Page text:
Tuesday, March 31, 2009
“Top 10 Myths About Sustainability” - Scientific American (3/09)
”Despite its simplicity…sustainability is a concept people have a hard time wrapping their minds around….The result is this take on the top 10 myths about sustainability.”
Scientists looking for ways to reduce experiments using animals - Boston.com (3/30/09)
”The feud between animal rights activists and researchers is among the bitterest in science. But many researchers - although adamant that animal research remains critical to finding cures and expanding medical knowledge - have come to concede that using creatures as human stand-ins is unnecessary for many procedures. Indeed, it often isn't even the best science: New drugs that show great promise in mice, for example, often confer zero benefit to humans, or even prove harmful. Plus, animals are messy, require feeding and constant care, draw protests, and, yes, can be a bit smelly.”
Washington D.C. students using natural world as classroom – Washington Post (3/30/09)
”Students measure worms in math classes and plant peanuts when learning about Virginia history. Reading time happens in an outdoor courtyard where the walls are painted like library shelves. Cinnamon basil plants are growing hydroponically in the science lab from seeds that astronauts flew into space. The children are growing seedlings to sell on Earth Day, an early lesson in entrepreneurship.”
Study shows crabs feel and remember pain – Daily Mail (3/28/09)
”Crabs feel pain when they are boiled and would remember it if only they could escape the pot, scientists believe. Research has shown that when hermit crabs are given small electric shocks, they try to avoid being zapped again. The finding could have important implications for the food industry, where many chefs boil crabs, lobsters and prawns alive in the belief that they are impervious to pain.”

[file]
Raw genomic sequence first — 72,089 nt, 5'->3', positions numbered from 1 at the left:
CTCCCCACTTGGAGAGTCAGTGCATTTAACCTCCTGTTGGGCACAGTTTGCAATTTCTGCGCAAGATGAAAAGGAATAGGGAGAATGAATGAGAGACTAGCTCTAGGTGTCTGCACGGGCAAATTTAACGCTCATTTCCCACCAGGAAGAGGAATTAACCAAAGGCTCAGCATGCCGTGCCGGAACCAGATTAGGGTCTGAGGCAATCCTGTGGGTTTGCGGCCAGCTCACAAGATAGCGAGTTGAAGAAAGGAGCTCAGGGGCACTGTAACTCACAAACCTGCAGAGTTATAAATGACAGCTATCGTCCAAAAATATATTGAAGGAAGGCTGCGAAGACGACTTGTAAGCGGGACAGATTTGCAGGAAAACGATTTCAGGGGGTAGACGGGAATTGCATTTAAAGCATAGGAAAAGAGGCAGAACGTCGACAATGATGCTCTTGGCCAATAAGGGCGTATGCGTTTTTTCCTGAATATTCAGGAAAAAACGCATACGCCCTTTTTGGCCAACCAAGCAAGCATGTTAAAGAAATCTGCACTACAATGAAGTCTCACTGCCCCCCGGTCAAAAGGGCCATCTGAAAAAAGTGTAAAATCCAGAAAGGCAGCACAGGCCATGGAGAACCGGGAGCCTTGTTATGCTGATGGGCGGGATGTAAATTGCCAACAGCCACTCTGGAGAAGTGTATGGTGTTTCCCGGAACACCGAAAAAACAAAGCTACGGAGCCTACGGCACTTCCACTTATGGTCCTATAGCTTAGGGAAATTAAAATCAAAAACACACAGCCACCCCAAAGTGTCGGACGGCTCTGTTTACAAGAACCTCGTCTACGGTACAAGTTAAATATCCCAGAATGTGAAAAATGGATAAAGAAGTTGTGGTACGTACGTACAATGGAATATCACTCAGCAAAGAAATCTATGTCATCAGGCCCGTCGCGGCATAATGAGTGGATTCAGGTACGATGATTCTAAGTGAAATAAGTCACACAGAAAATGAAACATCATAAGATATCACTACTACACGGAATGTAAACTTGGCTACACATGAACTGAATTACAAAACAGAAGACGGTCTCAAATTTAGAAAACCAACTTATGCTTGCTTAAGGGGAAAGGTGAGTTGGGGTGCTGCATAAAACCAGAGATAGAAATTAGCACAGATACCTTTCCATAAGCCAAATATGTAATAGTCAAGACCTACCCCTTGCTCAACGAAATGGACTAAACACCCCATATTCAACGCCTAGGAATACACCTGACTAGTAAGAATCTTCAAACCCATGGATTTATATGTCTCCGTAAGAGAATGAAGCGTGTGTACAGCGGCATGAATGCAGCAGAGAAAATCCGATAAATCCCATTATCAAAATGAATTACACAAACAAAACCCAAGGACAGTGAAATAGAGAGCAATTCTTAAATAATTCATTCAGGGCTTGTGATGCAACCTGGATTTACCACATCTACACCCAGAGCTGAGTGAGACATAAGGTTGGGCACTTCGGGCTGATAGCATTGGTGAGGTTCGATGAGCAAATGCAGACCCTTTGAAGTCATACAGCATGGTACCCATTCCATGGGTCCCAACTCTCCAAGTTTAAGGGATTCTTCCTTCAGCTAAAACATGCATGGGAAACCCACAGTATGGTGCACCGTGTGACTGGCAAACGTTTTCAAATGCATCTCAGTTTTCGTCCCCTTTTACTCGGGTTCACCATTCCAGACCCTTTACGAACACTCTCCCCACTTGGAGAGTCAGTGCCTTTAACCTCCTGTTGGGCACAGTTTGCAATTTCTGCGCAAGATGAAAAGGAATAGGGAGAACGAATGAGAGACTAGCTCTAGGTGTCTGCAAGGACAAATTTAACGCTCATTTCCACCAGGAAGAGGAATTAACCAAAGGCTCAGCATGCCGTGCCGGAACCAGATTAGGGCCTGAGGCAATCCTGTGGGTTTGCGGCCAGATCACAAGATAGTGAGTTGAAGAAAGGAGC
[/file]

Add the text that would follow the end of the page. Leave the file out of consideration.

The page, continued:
Thanks, Vegan.com, for the heads up.
Can loggers become green? – New York Times (3/28/09)
”Restrictions on logging have prompted entrepreneurial thinking about the forest for years, but efforts have increased as states like Oregon and Washington have emphasized renewable energy and jobs that support it. In turn, the plummeting housing market has forced some timber companies to try to diversify — and even collaborate with environmentalists to protect forests from wildfires, disease and development.”
Missouri uses alternative model for handling juvenile offenders - New York Times (3/26/09)
”The brothers say they benefited from confinement in the Missouri juvenile system, which emphasizes rehabilitation in small groups, constant therapeutic interventions and minimal force.”
“EcoCops” in NYC enforce environmental laws – New York Times (3/26/09)
”Created in 1880, when they were known as 'game protectors' and watched over game and fish, these eco-police officers are now part of the State Department of Environmental Conservation and have become more prominent in recent years as public consciousness about the role of pollution in global warming has grown. They now answer complaints and respond to dispatchers’ calls in addition to carrying out spot inspections and longer investigations.”
Thanks, New Dream Blog, for the heads up.
Report shows racial inequalities still alive and well - CNN (3/25/09)
”Blacks remain twice as likely to be unemployed, three times more likely to live in poverty and more than six times as likely to be imprisoned compared with whites, according to the group's annual State of Black America report issued Wednesday. The report urges Obama to tackle the critical challenges of the times, including unemployment, home foreclosures, education and an overhaul of health care.”
Chicago Freedom School helps students spark social change – Chi Town Daily News (3/25/09)
”In its third year, the CFS curriculum involves identifying social issues in the community and developing an action plan to address an issue the student wants to change along with a mission statement to do it.”